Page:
After the outline of the second element of the absorbent article is formed, conformable sheet material 150 is attached to the body form about the outline of the second element of the absorbent article. The shape of the outline of the second element of the absorbent article is marked on the conformable sheet material 150 to create a pattern 170. The conformable sheet material 150 is then removed from the body form. The pattern 170 is then used to construct a second element of the absorbent article that corresponds with pattern 170. Reference points can be marked on the first element and second element to help the designer coordinate the location and orientation of the second element relative to the first element. Marking can be performed with an ink pen, chalk, pencil, pins, by notching the materials with scissor cuts, or any other suitable method for marking materials such that the spatial relationship between layers of materials can be referenced later.

The pattern 170 of the outline of the second element can be trued using the same method as described above with respect to truing the pattern 170 of the first element. The conformable sheet material upon which the pattern 170 of the outline of the second element is created can be the same material that will be used to construct the second element of the absorbent article. The pattern 170 of the outline of the second element can be used to guide construction the second element.

The method can be continued for as many elements as desired by successively layering on additional elements and repeating the steps above. Each pattern created using the method can be used to guide construction of each individual layer.

The dimensions and values disclosed herein are not to be understood as being strictly limited to the exact numerical values recited. Instead, unless otherwise specified, each such dimension is intended to mean both the recited value and a functionally equivalent range surrounding that value. For example, a dimension disclosed as “40 mm” is intended to mean “about 40 mm”.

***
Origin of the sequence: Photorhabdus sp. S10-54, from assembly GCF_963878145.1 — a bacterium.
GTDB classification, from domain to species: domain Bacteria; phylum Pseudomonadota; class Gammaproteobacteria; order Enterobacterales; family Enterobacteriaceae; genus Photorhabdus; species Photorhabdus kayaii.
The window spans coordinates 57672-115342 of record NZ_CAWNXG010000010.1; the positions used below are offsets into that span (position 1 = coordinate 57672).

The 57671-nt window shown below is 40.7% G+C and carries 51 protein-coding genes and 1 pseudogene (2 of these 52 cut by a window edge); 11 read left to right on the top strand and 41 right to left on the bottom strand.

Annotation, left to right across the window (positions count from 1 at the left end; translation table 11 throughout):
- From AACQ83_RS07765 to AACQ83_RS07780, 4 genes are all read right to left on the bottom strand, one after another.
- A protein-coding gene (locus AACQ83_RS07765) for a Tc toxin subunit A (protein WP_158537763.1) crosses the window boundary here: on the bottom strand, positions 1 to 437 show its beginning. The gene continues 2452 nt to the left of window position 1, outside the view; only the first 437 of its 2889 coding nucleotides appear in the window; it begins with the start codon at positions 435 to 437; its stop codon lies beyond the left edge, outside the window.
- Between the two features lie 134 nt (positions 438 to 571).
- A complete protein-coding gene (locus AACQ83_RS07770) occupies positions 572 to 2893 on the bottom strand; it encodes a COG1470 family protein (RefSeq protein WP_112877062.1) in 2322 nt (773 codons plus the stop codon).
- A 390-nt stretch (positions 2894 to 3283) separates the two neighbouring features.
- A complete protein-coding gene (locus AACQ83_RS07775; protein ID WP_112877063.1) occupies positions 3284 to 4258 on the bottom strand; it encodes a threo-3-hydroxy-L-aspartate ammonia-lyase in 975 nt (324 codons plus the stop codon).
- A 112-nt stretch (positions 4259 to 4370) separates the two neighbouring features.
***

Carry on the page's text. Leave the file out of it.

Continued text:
All documents cited in the Detailed Description of the Invention are, in relevant part, incorporated herein by reference. The citation of any document is not to be construed as an admission that it is prior art with respect to the present invention. To the extent that any meaning or definition of a term in this written document conflicts with any meaning or definition of the term in a document incorporated by reference, the meaning or definition assigned to the term in this written document shall govern.

While particular embodiments of the present invention have been illustrated and described, it would be obvious to those skilled in the art that various other changes and modifications can be made without departing from the spirit and scope of the invention. It is therefore intended to cover in the appended claims all such changes and modifications that are within the scope of this invention.